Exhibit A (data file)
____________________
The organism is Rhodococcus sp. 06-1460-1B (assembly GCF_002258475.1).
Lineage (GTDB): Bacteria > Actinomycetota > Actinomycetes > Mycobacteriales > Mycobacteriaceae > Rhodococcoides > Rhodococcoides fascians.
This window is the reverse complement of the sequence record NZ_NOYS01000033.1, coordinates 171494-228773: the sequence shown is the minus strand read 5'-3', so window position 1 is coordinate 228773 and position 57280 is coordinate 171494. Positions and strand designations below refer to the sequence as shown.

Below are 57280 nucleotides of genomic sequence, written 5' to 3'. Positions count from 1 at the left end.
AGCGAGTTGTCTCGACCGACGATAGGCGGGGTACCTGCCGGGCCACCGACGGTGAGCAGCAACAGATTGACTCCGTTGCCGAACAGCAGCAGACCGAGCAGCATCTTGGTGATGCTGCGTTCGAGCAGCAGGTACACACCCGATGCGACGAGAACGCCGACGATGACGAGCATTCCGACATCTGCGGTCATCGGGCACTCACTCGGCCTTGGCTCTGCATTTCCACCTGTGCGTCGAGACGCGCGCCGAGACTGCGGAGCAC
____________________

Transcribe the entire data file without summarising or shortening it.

The organism is Rhodococcus sp. 06-1460-1B (assembly GCF_002258475.1).
Lineage (GTDB): Bacteria > Actinomycetota > Actinomycetes > Mycobacteriales > Mycobacteriaceae > Rhodococcoides > Rhodococcoides fascians.
This window is the reverse complement of the sequence record NZ_NOYS01000033.1, coordinates 171494-228773: the sequence shown is the minus strand read 5'-3', so window position 1 is coordinate 228773 and position 57280 is coordinate 171494. Positions and strand designations below refer to the sequence as shown.

Below are 57280 nucleotides of genomic sequence, written 5' to 3'. Positions count from 1 at the left end.
AGCGAGTTGTCTCGACCGACGATAGGCGGGGTACCTGCCGGGCCACCGACGGTGAGCAGCAACAGATTGACTCCGTTGCCGAACAGCAGCAGACCGAGCAGCATCTTGGTGATGCTGCGTTCGAGCAGCAGGTACACACCCGATGCGACGAGAACGCCGACGATGACGAGCATTCCGACATCTGCGGTCATCGGGCACTCACTCGGCCTTGGCTCTGCATTTCCACCTGTGCGTCGAGACGCGCGCCGAGACTGCGGAGCAC